We have heard a great deal. I want to say that much of what we have heard, one of them had to do with, what the Hon. Bishop called, the problem of balancing - how do we balance the issues of autonomy and the issues of, if it is liked, accountability? Who is to be accountable in these agencies, and so on? I have no doubts that these are refinements in which we have to work. I, myself, believe that it is not beyond the Tenth Parliament, notwithstanding its confrontational nature, from time to time, across this House, to be able to device mechanisms that would restore a proper balance. We are not saying that we want these agencies to run riot and to come and present us with impossible demands, and that kind of thing. They have must, as the Hon. Minister of Finance has, himself, said, be subjective to financial scrutiny. We have to ensure that what they are asking for is not improbable. We also have to ensure that they have the machinery to administer these funds once we allocate them. All of these things need to be in place. I have no doubt that among us we can device the mechanisms to do this, because it is important that we should not sacrifice the autonomy of these institutions by the argument that what we need is the accountability and the control of these finances by these institutions.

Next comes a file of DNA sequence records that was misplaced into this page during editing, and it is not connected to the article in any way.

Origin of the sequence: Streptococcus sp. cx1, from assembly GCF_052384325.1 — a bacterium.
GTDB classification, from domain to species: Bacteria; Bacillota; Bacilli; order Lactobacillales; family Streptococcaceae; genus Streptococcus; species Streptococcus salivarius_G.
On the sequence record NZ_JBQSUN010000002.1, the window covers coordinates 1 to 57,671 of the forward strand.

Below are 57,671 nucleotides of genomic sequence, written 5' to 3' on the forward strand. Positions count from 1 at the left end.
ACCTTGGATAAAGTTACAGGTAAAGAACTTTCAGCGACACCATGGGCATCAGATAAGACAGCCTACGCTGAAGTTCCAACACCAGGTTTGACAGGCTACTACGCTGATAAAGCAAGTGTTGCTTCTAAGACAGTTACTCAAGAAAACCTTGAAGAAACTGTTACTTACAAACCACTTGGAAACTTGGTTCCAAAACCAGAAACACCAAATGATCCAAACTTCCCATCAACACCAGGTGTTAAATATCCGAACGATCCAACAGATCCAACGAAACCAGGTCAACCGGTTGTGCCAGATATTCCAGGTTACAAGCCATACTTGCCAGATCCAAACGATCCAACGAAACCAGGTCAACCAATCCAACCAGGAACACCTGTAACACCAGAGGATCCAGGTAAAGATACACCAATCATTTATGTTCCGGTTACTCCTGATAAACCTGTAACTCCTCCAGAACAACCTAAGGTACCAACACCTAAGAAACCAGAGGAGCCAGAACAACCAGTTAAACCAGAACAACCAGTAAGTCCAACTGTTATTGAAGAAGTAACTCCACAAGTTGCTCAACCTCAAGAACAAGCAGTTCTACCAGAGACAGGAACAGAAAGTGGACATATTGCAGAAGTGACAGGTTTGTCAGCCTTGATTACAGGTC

The fact that there are, at the moment, institutions such as the service commissions, and so on, my own feeling is that all of these commissions in their present condition need serious examination. I am very happy that I have received an invitation from the Chairperson of Parliamentary Standing Committee for Constitutional Reform that the Standing Committee is about to meet. We know that part of the function of the Parliamentary Standing Committee for Constitutional Reform is precisely to provide some oversight over in the commissions. My own hope is that we are going to be looking at commissions very carefully because I do not think that any of us in this House can be very happy with the present state of the service commissions. Those need to be looked at and we need to do it, I believe, very quickly.
I do not intend to say much more, but it is simply to say that in relation to what we are attempting to do in this legislation is to take the constitutional agencies from among the direct purview of the Ministry of Finance and to place them where they belong, as constitutional agencies, with all of the mechanisms, machinery of control and accountability in place that we need to do this in order, as I said, to guarantee their independence and to strengthen them.
Thank you, Mr. Speaker. [Applause]